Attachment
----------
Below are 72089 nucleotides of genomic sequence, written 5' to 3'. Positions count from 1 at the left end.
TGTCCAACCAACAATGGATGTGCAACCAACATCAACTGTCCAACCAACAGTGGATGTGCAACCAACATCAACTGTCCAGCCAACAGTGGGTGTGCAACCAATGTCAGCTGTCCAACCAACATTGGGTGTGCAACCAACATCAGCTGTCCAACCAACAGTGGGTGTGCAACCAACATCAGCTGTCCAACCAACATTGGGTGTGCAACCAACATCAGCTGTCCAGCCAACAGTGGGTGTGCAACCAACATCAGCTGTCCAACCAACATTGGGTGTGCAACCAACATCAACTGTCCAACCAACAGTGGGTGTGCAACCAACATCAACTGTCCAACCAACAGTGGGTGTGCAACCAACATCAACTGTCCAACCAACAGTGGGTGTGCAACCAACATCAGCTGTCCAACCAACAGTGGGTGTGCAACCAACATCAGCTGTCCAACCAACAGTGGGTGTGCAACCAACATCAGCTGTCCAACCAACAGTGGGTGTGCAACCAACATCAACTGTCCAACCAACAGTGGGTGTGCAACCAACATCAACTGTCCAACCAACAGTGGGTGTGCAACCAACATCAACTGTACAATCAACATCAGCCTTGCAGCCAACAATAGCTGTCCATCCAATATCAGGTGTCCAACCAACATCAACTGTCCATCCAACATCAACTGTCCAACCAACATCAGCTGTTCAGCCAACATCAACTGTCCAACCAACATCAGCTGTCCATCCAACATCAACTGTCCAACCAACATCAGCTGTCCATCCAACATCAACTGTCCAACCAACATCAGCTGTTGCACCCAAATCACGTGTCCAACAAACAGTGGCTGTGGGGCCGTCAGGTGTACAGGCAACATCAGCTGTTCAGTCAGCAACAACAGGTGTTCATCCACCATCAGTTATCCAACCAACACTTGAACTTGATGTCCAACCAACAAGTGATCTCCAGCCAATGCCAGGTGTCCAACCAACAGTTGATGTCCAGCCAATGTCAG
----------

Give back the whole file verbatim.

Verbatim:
Below are 72089 nucleotides of genomic sequence, written 5' to 3'. Positions count from 1 at the left end.
TGTCCAACCAACAATGGATGTGCAACCAACATCAACTGTCCAACCAACAGTGGATGTGCAACCAACATCAACTGTCCAGCCAACAGTGGGTGTGCAACCAATGTCAGCTGTCCAACCAACATTGGGTGTGCAACCAACATCAGCTGTCCAACCAACAGTGGGTGTGCAACCAACATCAGCTGTCCAACCAACATTGGGTGTGCAACCAACATCAGCTGTCCAGCCAACAGTGGGTGTGCAACCAACATCAGCTGTCCAACCAACATTGGGTGTGCAACCAACATCAACTGTCCAACCAACAGTGGGTGTGCAACCAACATCAACTGTCCAACCAACAGTGGGTGTGCAACCAACATCAACTGTCCAACCAACAGTGGGTGTGCAACCAACATCAGCTGTCCAACCAACAGTGGGTGTGCAACCAACATCAGCTGTCCAACCAACAGTGGGTGTGCAACCAACATCAGCTGTCCAACCAACAGTGGGTGTGCAACCAACATCAACTGTCCAACCAACAGTGGGTGTGCAACCAACATCAACTGTCCAACCAACAGTGGGTGTGCAACCAACATCAACTGTACAATCAACATCAGCCTTGCAGCCAACAATAGCTGTCCATCCAATATCAGGTGTCCAACCAACATCAACTGTCCATCCAACATCAACTGTCCAACCAACATCAGCTGTTCAGCCAACATCAACTGTCCAACCAACATCAGCTGTCCATCCAACATCAACTGTCCAACCAACATCAGCTGTCCATCCAACATCAACTGTCCAACCAACATCAGCTGTTGCACCCAAATCACGTGTCCAACAAACAGTGGCTGTGGGGCCGTCAGGTGTACAGGCAACATCAGCTGTTCAGTCAGCAACAACAGGTGTTCATCCACCATCAGTTATCCAACCAACACTTGAACTTGATGTCCAACCAACAAGTGATCTCCAGCCAATGCCAGGTGTCCAACCAACAGTTGATGTCCAGCCAATGTCAG